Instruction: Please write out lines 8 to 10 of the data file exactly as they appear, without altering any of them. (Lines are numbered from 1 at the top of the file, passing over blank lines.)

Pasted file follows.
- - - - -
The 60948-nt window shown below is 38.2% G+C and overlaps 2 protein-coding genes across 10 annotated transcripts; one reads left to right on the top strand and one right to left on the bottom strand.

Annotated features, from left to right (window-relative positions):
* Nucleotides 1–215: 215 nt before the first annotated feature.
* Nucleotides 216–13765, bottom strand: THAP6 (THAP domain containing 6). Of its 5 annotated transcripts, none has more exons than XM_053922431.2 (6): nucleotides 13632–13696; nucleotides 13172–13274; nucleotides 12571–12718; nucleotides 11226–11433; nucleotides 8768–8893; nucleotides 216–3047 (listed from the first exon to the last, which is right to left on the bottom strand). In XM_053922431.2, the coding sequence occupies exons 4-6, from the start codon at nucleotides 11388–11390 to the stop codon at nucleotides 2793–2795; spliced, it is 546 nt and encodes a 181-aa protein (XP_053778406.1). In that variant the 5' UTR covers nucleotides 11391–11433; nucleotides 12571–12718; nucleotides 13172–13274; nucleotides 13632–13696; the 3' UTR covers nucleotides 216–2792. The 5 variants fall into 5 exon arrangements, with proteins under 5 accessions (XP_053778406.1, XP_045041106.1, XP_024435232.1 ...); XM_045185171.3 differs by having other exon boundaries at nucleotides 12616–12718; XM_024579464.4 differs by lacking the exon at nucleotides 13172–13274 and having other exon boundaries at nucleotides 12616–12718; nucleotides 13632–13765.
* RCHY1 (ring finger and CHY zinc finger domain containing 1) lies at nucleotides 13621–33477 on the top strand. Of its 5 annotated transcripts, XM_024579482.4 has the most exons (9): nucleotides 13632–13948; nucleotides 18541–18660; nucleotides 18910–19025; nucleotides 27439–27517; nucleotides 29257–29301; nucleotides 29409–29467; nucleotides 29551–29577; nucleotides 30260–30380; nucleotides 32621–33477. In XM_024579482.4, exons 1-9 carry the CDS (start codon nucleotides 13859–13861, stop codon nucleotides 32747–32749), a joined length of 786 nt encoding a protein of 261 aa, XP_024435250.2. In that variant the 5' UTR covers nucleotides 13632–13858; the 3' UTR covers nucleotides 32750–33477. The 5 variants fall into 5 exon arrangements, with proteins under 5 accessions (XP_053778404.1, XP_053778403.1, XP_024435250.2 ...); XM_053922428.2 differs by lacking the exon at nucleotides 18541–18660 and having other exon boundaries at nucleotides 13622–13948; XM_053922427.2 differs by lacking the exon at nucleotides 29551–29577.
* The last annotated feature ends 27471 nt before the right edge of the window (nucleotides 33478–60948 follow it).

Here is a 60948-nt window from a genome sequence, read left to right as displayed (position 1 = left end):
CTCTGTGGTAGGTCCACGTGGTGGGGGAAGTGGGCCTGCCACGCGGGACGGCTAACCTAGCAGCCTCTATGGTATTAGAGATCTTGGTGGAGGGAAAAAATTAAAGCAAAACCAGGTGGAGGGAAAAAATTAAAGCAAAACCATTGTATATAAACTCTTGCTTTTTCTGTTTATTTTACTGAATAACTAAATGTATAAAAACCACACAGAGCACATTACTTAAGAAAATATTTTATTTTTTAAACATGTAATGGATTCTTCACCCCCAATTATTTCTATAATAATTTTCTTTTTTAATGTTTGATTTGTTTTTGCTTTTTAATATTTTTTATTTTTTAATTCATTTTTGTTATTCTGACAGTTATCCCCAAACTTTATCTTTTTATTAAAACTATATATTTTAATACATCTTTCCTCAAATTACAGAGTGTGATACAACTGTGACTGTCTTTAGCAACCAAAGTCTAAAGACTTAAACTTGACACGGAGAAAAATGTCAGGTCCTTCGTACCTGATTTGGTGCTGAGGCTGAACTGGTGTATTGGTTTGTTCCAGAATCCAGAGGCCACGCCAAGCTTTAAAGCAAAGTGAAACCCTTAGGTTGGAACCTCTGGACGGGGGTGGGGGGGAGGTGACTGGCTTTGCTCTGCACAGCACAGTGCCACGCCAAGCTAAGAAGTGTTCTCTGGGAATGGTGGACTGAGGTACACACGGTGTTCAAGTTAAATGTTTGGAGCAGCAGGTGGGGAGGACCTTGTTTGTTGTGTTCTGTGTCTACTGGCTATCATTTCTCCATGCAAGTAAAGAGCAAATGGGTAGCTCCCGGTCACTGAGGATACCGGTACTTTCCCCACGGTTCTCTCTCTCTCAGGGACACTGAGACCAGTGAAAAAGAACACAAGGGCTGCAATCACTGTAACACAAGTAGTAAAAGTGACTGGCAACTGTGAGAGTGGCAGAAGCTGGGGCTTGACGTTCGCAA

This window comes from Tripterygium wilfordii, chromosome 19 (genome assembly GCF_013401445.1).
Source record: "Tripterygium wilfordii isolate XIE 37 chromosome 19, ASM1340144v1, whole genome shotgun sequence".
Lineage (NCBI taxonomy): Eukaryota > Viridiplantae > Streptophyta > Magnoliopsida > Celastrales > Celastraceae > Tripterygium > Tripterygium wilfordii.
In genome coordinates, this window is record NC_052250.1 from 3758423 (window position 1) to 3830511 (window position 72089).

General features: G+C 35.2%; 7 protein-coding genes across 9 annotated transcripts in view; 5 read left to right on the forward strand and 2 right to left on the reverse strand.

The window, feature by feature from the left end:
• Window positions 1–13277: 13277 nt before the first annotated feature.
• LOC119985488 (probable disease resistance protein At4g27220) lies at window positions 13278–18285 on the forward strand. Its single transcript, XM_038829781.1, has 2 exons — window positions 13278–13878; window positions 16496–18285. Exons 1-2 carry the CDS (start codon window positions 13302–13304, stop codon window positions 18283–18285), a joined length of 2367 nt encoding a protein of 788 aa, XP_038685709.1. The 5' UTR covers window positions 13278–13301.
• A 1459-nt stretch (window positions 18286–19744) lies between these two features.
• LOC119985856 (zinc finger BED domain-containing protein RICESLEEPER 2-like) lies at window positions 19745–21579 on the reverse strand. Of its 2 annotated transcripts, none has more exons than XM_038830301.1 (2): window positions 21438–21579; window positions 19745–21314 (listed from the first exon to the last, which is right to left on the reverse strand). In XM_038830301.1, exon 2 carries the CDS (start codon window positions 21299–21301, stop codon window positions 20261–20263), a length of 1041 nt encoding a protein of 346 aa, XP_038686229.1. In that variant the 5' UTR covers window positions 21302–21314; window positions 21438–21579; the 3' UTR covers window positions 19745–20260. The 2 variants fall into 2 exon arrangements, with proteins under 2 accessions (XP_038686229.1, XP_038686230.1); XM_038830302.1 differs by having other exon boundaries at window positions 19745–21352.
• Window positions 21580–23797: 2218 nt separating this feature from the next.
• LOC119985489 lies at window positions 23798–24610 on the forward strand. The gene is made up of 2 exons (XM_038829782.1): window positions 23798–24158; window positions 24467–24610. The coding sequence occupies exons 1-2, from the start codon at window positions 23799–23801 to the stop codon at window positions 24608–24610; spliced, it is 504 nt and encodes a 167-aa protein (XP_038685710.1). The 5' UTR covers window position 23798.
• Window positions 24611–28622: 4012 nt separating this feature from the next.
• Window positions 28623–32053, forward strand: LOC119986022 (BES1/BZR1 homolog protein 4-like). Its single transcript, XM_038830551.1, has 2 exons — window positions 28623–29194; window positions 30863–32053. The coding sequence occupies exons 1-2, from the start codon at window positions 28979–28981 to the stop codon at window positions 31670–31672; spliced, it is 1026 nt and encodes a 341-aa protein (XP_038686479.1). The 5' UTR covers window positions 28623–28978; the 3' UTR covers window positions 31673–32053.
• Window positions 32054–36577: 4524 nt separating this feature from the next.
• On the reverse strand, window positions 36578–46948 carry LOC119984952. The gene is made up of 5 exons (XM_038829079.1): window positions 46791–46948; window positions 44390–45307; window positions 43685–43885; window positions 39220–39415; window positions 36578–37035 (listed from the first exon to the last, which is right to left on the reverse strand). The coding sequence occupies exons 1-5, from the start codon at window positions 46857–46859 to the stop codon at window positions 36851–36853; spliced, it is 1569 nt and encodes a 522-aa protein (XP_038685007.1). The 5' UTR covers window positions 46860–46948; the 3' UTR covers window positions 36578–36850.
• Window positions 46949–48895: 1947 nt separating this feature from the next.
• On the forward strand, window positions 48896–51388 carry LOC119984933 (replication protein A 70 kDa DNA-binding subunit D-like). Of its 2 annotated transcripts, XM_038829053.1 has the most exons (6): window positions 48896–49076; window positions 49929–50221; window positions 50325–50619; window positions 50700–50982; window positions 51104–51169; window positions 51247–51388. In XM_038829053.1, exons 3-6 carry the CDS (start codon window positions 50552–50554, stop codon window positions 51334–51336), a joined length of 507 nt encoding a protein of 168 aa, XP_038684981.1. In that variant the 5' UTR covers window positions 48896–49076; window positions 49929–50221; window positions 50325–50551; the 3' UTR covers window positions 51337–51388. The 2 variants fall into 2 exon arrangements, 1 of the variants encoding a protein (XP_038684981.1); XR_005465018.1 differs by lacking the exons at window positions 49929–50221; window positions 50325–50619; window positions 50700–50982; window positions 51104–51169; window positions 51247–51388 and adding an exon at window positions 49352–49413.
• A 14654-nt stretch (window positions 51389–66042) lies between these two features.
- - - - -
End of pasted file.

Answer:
CTCTGTGGTAGGTCCACGTGGTGGGGGAAGTGGGCCTGCCACGCGGGACGGCTAACCTAGCAGCCTCTATGGTATTAGAGATCTTGGTGGAGGGAAAAAATTAAAGCAAAACCAGGTGGAGGGAAAAAATTAAAGCAAAACCATTGTATATAAACTCTTGCTTTTTCTGTTTATTTTACTGAATAACTAAATGTATAAAAACCACACAGAGCACATTACTTAAGAAAATATTTTATTTTTTAAACATGTAATGGATTCTTCACCCCCAATTATTTCTATAATAATTTTCTTTTTTAATGTTTGATTTGTTTTTGCTTTTTAATATTTTTTATTTTTTAATTCATTTTTGTTATTCTGACAGTTATCCCCAAACTTTATCTTTTTATTAAAACTATATATTTTAATACATCTTTCCTCAAATTACAGAGTGTGATACAACTGTGACTGTCTTTAGCAACCAAAGTCTAAAGACTTAAACTTGACACGGAGAAAAATGTCAGGTCCTTCGTACCTGATTTGGTGCTGAGGCTGAACTGGTGTATTGGTTTGTTCCAGAATCCAGAGGCCACGCCAAGCTTTAAAGCAAAGTGAAACCCTTAGGTTGGAACCTCTGGACGGGGGTGGGGGGGAGGTGACTGGCTTTGCTCTGCACAGCACAGTGCCACGCCAAGCTAAGAAGTGTTCTCTGGGAATGGTGGACTGAGGTACACACGGTGTTCAAGTTAAATGTTTGGAGCAGCAGGTGGGGAGGACCTTGTTTGTTGTGTTCTGTGTCTACTGGCTATCATTTCTCCATGCAAGTAAAGAGCAAATGGGTAGCTCCCGGTCACTGAGGATACCGGTACTTTCCCCACGGTTCTCTCTCTCTCAGGGACACTGAGACCAGTGAAAAAGAACACAAGGGCTGCAATCACTGTAACACAAGTAGTAAAAGTGACTGGCAACTGTGAGAGTGGCAGAAGCTGGGGCTTGACGTTCGCAA

This window comes from Tripterygium wilfordii, chromosome 19 (genome assembly GCF_013401445.1).
Source record: "Tripterygium wilfordii isolate XIE 37 chromosome 19, ASM1340144v1, whole genome shotgun sequence".